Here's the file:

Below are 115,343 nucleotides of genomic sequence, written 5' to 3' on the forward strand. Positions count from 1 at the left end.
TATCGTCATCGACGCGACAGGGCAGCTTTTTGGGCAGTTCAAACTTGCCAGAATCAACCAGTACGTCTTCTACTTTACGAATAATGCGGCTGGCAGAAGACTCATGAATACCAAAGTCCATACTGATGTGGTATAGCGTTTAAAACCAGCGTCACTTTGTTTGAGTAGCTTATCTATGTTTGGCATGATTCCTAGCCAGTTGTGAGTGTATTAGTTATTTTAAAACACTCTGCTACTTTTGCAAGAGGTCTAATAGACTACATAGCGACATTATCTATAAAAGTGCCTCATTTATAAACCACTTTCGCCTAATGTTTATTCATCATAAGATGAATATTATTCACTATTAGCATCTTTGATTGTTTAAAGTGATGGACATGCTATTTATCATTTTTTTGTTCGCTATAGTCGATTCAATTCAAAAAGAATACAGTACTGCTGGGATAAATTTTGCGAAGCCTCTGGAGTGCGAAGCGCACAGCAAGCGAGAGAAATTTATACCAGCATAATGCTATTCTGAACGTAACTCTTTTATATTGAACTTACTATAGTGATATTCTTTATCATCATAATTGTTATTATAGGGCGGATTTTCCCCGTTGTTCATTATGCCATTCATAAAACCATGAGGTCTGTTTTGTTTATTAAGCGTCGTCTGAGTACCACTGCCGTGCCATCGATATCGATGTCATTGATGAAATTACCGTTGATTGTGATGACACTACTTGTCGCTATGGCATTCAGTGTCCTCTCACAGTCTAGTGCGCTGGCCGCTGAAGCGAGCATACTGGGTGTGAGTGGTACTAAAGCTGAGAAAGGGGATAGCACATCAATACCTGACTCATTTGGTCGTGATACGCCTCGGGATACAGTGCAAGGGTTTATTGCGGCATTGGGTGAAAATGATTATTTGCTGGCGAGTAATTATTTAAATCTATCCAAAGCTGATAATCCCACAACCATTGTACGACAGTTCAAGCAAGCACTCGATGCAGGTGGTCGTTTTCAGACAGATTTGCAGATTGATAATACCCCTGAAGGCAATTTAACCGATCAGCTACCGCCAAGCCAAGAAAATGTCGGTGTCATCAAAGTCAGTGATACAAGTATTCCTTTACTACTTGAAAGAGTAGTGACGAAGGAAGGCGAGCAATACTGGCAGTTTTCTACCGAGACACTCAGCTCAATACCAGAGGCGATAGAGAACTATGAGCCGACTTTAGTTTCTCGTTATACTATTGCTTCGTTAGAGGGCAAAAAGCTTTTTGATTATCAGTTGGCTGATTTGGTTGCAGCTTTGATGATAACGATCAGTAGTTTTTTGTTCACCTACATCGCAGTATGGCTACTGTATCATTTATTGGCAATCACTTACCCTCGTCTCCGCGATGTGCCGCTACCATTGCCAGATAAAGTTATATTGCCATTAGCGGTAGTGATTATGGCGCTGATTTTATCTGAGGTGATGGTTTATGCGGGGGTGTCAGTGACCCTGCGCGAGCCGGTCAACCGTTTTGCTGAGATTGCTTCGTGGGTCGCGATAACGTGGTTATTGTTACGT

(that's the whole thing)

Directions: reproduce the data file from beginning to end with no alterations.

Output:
Below are 115,343 nucleotides of genomic sequence, written 5' to 3' on the forward strand. Positions count from 1 at the left end.
TATCGTCATCGACGCGACAGGGCAGCTTTTTGGGCAGTTCAAACTTGCCAGAATCAACCAGTACGTCTTCTACTTTACGAATAATGCGGCTGGCAGAAGACTCATGAATACCAAAGTCCATACTGATGTGGTATAGCGTTTAAAACCAGCGTCACTTTGTTTGAGTAGCTTATCTATGTTTGGCATGATTCCTAGCCAGTTGTGAGTGTATTAGTTATTTTAAAACACTCTGCTACTTTTGCAAGAGGTCTAATAGACTACATAGCGACATTATCTATAAAAGTGCCTCATTTATAAACCACTTTCGCCTAATGTTTATTCATCATAAGATGAATATTATTCACTATTAGCATCTTTGATTGTTTAAAGTGATGGACATGCTATTTATCATTTTTTTGTTCGCTATAGTCGATTCAATTCAAAAAGAATACAGTACTGCTGGGATAAATTTTGCGAAGCCTCTGGAGTGCGAAGCGCACAGCAAGCGAGAGAAATTTATACCAGCATAATGCTATTCTGAACGTAACTCTTTTATATTGAACTTACTATAGTGATATTCTTTATCATCATAATTGTTATTATAGGGCGGATTTTCCCCGTTGTTCATTATGCCATTCATAAAACCATGAGGTCTGTTTTGTTTATTAAGCGTCGTCTGAGTACCACTGCCGTGCCATCGATATCGATGTCATTGATGAAATTACCGTTGATTGTGATGACACTACTTGTCGCTATGGCATTCAGTGTCCTCTCACAGTCTAGTGCGCTGGCCGCTGAAGCGAGCATACTGGGTGTGAGTGGTACTAAAGCTGAGAAAGGGGATAGCACATCAATACCTGACTCATTTGGTCGTGATACGCCTCGGGATACAGTGCAAGGGTTTATTGCGGCATTGGGTGAAAATGATTATTTGCTGGCGAGTAATTATTTAAATCTATCCAAAGCTGATAATCCCACAACCATTGTACGACAGTTCAAGCAAGCACTCGATGCAGGTGGTCGTTTTCAGACAGATTTGCAGATTGATAATACCCCTGAAGGCAATTTAACCGATCAGCTACCGCCAAGCCAAGAAAATGTCGGTGTCATCAAAGTCAGTGATACAAGTATTCCTTTACTACTTGAAAGAGTAGTGACGAAGGAAGGCGAGCAATACTGGCAGTTTTCTACCGAGACACTCAGCTCAATACCAGAGGCGATAGAGAACTATGAGCCGACTTTAGTTTCTCGTTATACTATTGCTTCGTTAGAGGGCAAAAAGCTTTTTGATTATCAGTTGGCTGATTTGGTTGCAGCTTTGATGATAACGATCAGTAGTTTTTTGTTCACCTACATCGCAGTATGGCTACTGTATCATTTATTGGCAATCACTTACCCTCGTCTCCGCGATGTGCCGCTACCATTGCCAGATAAAGTTATATTGCCATTAGCGGTAGTGATTATGGCGCTGATTTTATCTGAGGTGATGGTTTATGCGGGGGTGTCAGTGACCCTGCGCGAGCCGGTCAACCGTTTTGCTGAGATTGCTTCGTGGGTCGCGATAACGTGGTTATTGTTACGT